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  1. Technology
May 26, 1988


By CBR Staff Writer

When Ameritech’s Applied Data Research launched its MS-DOS expert system – Mindover MVS – last month, it was perhaps the first sign of the product and market development revamp underway in the performance management sector. In the drive to retain and increase market share, companies are not only looking to expert systems, but are also diversifing out of their niche markets and listening hard to what users want. According to Computer Intelligence research for January 1988 third parties had 66% of the IBM and plug-compatibles performance measurement and monitoring software market worldwide. While IBM retained 33% Candle Corp was not far behind with 32% and Boole & Babbage, had a modest 13%. But the picture is very different further down the market share line where companies are fighting for elbow room: Landmark 6%, Goal Systems 5% and ADR 4%, Morino Associates 3% and others 4%. Applied Data claimed that Mindover MVS is the first MS-DOS system that can collect data, analyse it to establish the problem causing poor overall MVS performance and recommend what should be done to solve it. Knowledge base Mindover MVS can offer this performance management over 12 domains including channel utilisation, paging and workload analysis. ADR reckons Mindover MVS can come up with recommendations in half an hour where a human expert would have taken days or weeks to solve a similar problem. Applied Data, Princeton, New Jersey – which was acquired by Ameritech for $215m three years ago, has 1,500 employees worldwide and reported a turnover of $172.9m last year – is now considering developing more specific products such as Mindover CICS. Brian Stevens, ADR product manager for Mindover MVS explains, The knowledge base is the only thing that has to change from application to application. We can use the same expert system technology. ADR says it is moving away from providing performance monitors such as its Look for which it claims 1,100 users worldwide for its VSE, MVS and Datacom/DB versions. Landmark Systems Corp, Springfield, Virginia – annual turnover $13m with 105 staff – is also moving away from its niche market which it has secured with its Monitor for CICS. Landmark’s strategy so far has been to offer easy-to-use tools aimed at as wide a range of people as possible interested in CICS performance. The company now plans to develop performance monitoring products across IBM’s other strategic environments – MVS, VTAM, TSO and DB2. But in venturing outside its traditional market Landmark faces more competition from the likes of Candle Corp, Los Angeles. Candle reckons it will have a complete range of products for IBM systems and subsystems within 18 months and claims that around 70% of all MVS sites on average already use three of its products, such as its transactions-oriented configurations monitor, Omegamon CICS. Candle says it is also developing expert systems-based technology but maintains what it really wants is to be known as the only company able to offer everything a site needs for performance monitoring, from a single vendor. Although no expert systems based products have yet shown up, as part of Candle’s drive to offer greater coverage of the IBM market, the company has just launched Omegamon for DB2, a real-time monitor for the IBM relational database. Omegamon DB2 uses realtime analysis of DB2 performance to give automatic warnings of potential problems before they impact users. It monitors systems information such as response levels and compares them against limits set by the data centre. If the limits are exceeded, visual and audio warnings are issued. Software tools for improving performance are provided. Omegamon for DB2 facilities include locking analysis, resource usage and identification of active users. It runs in a variety of modes including VTAM and TSO and supports entry of system commands in CICS, TSO and IMS environments and costs UKP19,900. Morino Associates Inc – which has focussed on TSO monitoring with its TSO/Mon and MICS management support system – is also looking for growth in new areas. The company sees c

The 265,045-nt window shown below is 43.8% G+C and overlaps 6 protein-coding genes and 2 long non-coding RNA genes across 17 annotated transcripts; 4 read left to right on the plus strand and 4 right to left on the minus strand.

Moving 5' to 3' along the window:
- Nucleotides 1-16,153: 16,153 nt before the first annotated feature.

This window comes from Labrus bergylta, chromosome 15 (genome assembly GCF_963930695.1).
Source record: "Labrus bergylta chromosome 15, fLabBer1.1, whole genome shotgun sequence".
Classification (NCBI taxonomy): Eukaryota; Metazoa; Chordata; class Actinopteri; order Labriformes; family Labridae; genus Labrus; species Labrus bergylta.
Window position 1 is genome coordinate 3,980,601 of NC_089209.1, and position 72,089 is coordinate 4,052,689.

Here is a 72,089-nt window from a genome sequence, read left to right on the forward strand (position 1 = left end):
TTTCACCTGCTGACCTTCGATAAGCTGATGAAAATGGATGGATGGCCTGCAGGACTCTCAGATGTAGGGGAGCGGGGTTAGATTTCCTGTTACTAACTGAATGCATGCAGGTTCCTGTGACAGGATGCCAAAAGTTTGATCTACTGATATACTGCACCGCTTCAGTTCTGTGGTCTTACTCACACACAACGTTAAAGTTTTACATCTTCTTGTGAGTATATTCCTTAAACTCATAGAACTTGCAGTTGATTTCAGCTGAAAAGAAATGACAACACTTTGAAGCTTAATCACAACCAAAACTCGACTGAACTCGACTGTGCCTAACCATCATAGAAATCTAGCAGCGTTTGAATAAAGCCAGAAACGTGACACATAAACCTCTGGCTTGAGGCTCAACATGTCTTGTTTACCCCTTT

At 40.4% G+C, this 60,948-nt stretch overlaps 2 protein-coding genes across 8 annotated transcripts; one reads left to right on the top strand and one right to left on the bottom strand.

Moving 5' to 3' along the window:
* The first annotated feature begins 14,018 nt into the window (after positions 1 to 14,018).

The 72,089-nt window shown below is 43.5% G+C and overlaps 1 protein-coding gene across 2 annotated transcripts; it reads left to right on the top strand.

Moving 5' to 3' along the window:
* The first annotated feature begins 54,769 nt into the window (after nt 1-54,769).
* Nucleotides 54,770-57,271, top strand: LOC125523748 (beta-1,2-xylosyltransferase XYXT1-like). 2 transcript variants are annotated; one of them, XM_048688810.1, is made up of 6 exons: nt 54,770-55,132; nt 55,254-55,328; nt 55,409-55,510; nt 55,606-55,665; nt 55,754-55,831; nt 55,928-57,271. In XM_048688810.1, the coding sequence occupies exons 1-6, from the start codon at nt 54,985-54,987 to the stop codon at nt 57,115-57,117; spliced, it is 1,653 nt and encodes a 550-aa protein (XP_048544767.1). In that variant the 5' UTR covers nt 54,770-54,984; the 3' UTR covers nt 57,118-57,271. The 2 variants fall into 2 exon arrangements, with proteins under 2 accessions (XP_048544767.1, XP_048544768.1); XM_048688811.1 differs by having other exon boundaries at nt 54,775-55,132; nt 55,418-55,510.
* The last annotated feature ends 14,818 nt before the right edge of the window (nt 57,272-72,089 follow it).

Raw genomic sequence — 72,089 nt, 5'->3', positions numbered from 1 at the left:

hange control monitoring and management of system changes – as a future growth area. According to Ian Cartwright, Morino UK general manager, performance management of distributed computers is in the plan and it recently acquired DEC software specialist AMC, with an eye for growth in that market. Morino reckons 15% of the 17,000 MVS sites worldwide use its products. Database Utility Group, of Seattle, Washington has developed a DB2 performance monitor, Insight/DB2, which costs $30,000. John Hafen, Database director of marketing said users should turn to specialists for their specific performance monitoring needs, for the same reason a that someone with eye trouble goes to an optician rather than their GP. We see Candle as a general practioner. he said. Database Utility Group employs just 20 staff with $3m annual turnover. But Kathy Clark vice president at Landmark thinks Hafen’s argument is more marketing hype than anything else: We used to use that argument against Candle. We billed ourselves as CICS specialists. It’s probably not fair to call Candle a general practioner: they have the resources and reputations to hire the best. But can any of the other third party companies hope to challenge Candle – 1986 turnover of $75m with a staff of 650 worldwide? Landmark’s Clark said: Candle’s products are very technical – they are geared to systems programmers. We also try to include information which can be used by operations people who actually take the calls from users. The emphasis has been on offering such user friendly features as graphics monitors and easy access to information such as response time, input-output rates and which CPUs are being used. User friendly Yet there are signs that Candle has set out to offer products which are more user friendly. Last month users welcomed Omegamon version 350 for VM – an enhanced version of its Omegamon 300 performance management system. Harbinger Bansal, systems software manager for British Telecom central West Midlands district is one. The new release is much more user friendly. It was easier to install and easier to use. The menus have more information so you don’t have to go through the manual to find out how it works, he says. Lloyds of London VM senior programmer Roger Davis has also noticed the change: The graphic presentation of the facts is much better. With the old release you had to know all the commands and what information they display. Davis added: You get a lot more information from Omegamon than you do from the IBM’s VM Smart package. The increasing competition between performance monitoring companies will probably claim casualties as growth strategies fail but the move towards expert systems and user friendly products promises to make performance monitoring a less time consuming and difficult user task.